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Common Legal Words - Definitions  (Taken from the CT Practice Book)

Connecticut Practice Book | Common Legal Words


Answer - (Practice Book Sec. 10-46):
The defendant in the answer shall specially deny such allegations of the complaint as the defendant intends to controvert, admitting the truth of the other allegations, unless the defendant intends in good faith to controvert all the allegations, in which case he or she may deny them generally. Any defendant who intends to controvert the right of the plaintiff to sue as executor, or as trustee, or in any other representative capacity, or as a corporation, or to controvert the execution or delivery of any written instrument or recognizance sued upon, shall deny the same in the answer specifically.
(P.B. 1978-1997, Sec. 160.)


Bail - (Practice Book Sec. 38-7):
In any criminal case in which a bond is allowed or required and the amount thereof has been determined, the defendant, or any person in his or her behalf, may deposit with the clerk of the court having jurisdiction of the offense with which the defendant stands charged, or any assistant clerk of such court who is bonded in the same manner as the clerk, or any person or officer authorized to accept bail, a sum of money equal to the amount called for by such bond, and such defendant shall thereupon be admitted to bail. When cash bail is offered, such bond shall be executed and the money shall be received in lieu of a surety or sureties upon such bond. Such cash bail shall be retained by the clerk of such court until a final order of the judicial authority disposing of the case is entered, provided that if such bond is forfeited, the clerk of such court shall pay the money to the obligee named therein, according to the terms and conditions of the bond. Upon discharge of the bond the cash deposit made with the clerk shall be returned to the person depositing the same.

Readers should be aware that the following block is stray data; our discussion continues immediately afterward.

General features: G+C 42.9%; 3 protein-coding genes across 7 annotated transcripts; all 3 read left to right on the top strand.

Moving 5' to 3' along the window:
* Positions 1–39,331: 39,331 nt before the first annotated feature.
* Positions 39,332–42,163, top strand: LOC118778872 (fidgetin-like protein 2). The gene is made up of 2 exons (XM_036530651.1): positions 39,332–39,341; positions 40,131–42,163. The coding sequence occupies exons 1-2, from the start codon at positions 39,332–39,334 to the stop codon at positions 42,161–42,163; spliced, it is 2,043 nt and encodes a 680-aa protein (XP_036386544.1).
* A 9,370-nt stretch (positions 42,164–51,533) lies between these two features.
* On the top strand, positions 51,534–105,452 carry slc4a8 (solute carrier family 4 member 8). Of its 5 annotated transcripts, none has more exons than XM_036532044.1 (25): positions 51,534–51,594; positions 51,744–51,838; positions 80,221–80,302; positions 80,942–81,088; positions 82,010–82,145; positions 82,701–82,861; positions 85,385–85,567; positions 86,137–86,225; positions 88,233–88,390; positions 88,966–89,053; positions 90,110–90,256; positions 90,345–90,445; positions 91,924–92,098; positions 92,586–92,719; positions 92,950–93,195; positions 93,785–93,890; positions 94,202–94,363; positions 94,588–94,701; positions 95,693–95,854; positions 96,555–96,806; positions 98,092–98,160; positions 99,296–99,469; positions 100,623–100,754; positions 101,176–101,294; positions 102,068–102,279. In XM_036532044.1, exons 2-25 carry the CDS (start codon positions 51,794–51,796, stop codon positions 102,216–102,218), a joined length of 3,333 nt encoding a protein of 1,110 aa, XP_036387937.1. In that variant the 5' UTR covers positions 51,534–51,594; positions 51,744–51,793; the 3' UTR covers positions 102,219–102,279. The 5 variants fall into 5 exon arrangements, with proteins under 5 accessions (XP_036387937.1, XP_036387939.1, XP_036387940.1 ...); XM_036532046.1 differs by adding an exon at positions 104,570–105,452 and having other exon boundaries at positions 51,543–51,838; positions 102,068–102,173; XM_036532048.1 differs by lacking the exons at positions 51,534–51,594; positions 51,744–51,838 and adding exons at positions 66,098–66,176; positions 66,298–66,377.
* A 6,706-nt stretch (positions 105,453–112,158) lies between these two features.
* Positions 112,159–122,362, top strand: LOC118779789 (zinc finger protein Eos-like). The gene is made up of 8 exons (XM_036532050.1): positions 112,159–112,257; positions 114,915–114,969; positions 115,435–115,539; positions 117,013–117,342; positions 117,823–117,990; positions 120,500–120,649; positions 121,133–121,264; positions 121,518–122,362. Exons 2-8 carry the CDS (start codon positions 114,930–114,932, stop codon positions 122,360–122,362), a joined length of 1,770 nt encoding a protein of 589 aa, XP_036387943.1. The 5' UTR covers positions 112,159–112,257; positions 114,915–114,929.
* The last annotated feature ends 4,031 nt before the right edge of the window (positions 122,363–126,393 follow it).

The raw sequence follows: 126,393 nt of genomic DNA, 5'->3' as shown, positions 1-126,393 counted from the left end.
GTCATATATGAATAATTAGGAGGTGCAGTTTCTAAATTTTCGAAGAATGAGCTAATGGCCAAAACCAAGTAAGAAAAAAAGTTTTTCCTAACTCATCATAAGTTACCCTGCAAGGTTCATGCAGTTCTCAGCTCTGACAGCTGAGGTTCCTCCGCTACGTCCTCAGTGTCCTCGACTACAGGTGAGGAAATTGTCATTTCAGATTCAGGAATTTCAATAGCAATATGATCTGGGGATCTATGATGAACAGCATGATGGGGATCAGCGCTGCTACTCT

(P.B. 1978-1997, Sec. 663.)


Bond - (Practice Book Sec. 38-9):
(a) In lieu of a cash bond, the defendant, or any person in the defendant’s behalf, may pledge equity in real property located within the state of Connecticut as bond. (b) Unless otherwise ordered by the judicial authority, the pledge shall be accepted and the defendant shall be admitted to bail upon receipt of the following: (1) proof that a notice of lien containing the terms of the bond has been properly filed, pursuant to the provisions of General Statutes § 54-66, on a form prescribed by the office of the chief court administrator in the office of the town clerk of the town in which the property is located; (2) a current certificate of title from an attorney containing a listing of all encumbrances of record including the notice of lien; (3) one independent appraisal by a licensed real estate appraiser prepared within ninety days of application as to present fair market value; and (4) an affidavit by each owner of the property setting forth (A) the location of the property, (B) the affiant’s ownership interest therein, (C) the amount of the affiant’s equity in the property, (D) the present fair market value as shown on the appraisal, (E) the present amount of each encumbrance of record filed prior to the notice of lien required by this subsection, and the present amount of any tax liabilities, and (F) whether the same property is pledged as security for any other bonds under this section or for any other purpose. (c) All record owners of the property as well as the accused shall enter into a bond for the appearance of the accused. (d) The value of the owner’s equity as calculated and verified pursuant to this section shall be not less than the amount of bail set by the judicial authority, but shall not be required to be in any greater amount unless the equity is pledged as security for other bonds under this section, in which case the value of the equity shall be not less than the total amount of all bonds for which it is pledged. (e) Upon order of forfeiture of the bond, the procedures set forth in General Statutes § 54-66 shall be followed.
(P.B. 1978-1997, Sec. 665.) (Amended June 30, 2003, to take effect Jan. 1, 2004.)


Bond Forfeiture - (Practice Book Sec. 38-22):